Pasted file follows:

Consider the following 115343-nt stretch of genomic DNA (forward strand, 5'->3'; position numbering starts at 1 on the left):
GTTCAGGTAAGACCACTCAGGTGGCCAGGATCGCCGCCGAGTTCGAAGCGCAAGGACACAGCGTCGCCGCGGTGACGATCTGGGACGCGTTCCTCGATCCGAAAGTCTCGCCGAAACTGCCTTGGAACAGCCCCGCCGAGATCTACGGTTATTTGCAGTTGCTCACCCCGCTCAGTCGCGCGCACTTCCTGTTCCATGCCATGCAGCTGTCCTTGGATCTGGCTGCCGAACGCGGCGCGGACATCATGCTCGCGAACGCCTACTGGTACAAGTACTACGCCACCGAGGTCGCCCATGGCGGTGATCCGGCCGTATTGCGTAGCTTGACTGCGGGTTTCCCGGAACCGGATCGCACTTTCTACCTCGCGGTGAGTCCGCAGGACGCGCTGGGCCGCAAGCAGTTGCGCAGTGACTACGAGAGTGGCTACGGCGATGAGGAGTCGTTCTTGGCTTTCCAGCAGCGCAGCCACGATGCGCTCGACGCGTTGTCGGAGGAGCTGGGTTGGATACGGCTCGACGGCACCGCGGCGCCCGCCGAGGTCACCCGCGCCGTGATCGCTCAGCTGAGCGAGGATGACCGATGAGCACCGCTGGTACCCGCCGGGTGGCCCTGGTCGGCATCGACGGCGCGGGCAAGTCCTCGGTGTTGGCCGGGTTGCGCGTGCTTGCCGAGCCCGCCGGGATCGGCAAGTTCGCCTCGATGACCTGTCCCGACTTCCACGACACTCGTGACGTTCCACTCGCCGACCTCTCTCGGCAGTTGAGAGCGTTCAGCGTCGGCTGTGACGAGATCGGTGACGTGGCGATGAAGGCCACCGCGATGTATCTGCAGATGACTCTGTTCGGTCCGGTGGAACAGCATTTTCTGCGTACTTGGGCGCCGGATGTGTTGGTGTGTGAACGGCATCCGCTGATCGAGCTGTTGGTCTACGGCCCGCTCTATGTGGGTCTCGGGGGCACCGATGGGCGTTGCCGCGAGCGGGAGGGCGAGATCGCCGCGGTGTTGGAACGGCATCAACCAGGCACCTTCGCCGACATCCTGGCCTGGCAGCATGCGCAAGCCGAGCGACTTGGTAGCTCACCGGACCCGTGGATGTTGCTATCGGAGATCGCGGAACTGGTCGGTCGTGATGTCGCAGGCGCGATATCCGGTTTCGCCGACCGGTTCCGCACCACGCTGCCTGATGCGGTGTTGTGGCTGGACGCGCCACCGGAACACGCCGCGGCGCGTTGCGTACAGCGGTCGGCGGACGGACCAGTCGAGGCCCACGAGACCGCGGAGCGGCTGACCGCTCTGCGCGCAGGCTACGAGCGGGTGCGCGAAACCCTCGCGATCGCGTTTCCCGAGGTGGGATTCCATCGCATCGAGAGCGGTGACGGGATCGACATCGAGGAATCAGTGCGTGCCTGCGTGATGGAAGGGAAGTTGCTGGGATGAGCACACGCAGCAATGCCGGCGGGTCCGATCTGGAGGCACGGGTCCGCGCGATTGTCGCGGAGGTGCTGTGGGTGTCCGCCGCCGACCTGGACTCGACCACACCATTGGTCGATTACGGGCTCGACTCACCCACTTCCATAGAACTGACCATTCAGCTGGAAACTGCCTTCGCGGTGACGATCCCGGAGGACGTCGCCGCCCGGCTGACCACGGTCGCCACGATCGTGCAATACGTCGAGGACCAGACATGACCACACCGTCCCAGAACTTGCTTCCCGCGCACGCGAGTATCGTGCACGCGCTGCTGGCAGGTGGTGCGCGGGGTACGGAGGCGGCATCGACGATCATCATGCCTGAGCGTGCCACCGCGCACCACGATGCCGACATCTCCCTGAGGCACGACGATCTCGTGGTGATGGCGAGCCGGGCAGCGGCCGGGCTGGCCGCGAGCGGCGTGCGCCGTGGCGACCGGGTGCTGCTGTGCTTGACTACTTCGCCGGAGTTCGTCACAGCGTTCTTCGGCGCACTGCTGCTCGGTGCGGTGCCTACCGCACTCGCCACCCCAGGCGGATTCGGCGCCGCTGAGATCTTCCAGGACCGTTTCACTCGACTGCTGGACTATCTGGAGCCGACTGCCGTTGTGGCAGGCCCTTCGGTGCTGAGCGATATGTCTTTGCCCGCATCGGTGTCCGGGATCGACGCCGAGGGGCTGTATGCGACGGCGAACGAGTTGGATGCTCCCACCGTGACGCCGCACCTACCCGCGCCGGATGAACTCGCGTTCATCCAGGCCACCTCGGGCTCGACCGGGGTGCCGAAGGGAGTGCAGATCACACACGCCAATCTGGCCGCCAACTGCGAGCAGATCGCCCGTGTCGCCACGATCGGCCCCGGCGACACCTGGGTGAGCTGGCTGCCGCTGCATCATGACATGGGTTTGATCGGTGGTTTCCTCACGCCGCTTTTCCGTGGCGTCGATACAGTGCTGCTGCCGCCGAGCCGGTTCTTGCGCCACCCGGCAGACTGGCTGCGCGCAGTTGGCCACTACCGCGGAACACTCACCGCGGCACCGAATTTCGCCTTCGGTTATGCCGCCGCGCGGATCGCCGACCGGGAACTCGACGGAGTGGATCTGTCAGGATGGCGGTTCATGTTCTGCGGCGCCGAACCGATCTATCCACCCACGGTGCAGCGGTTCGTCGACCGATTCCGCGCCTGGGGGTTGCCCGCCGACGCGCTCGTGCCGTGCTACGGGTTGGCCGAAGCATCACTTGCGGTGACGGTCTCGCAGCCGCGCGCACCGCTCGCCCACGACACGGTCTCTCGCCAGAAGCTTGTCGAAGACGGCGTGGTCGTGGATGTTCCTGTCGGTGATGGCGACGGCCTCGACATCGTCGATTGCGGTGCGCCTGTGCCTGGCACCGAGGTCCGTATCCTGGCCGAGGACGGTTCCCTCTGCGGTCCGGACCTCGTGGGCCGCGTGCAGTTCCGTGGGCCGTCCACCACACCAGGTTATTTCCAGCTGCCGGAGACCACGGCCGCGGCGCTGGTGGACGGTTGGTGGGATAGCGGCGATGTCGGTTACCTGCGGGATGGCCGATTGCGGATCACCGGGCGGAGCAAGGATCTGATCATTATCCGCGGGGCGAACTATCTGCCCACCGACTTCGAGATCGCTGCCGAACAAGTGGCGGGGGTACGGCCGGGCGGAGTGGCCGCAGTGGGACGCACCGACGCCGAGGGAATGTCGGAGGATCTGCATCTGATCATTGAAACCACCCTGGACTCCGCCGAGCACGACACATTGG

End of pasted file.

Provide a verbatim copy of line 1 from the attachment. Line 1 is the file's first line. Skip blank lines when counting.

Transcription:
Consider the following 115343-nt stretch of genomic DNA (forward strand, 5'->3'; position numbering starts at 1 on the left):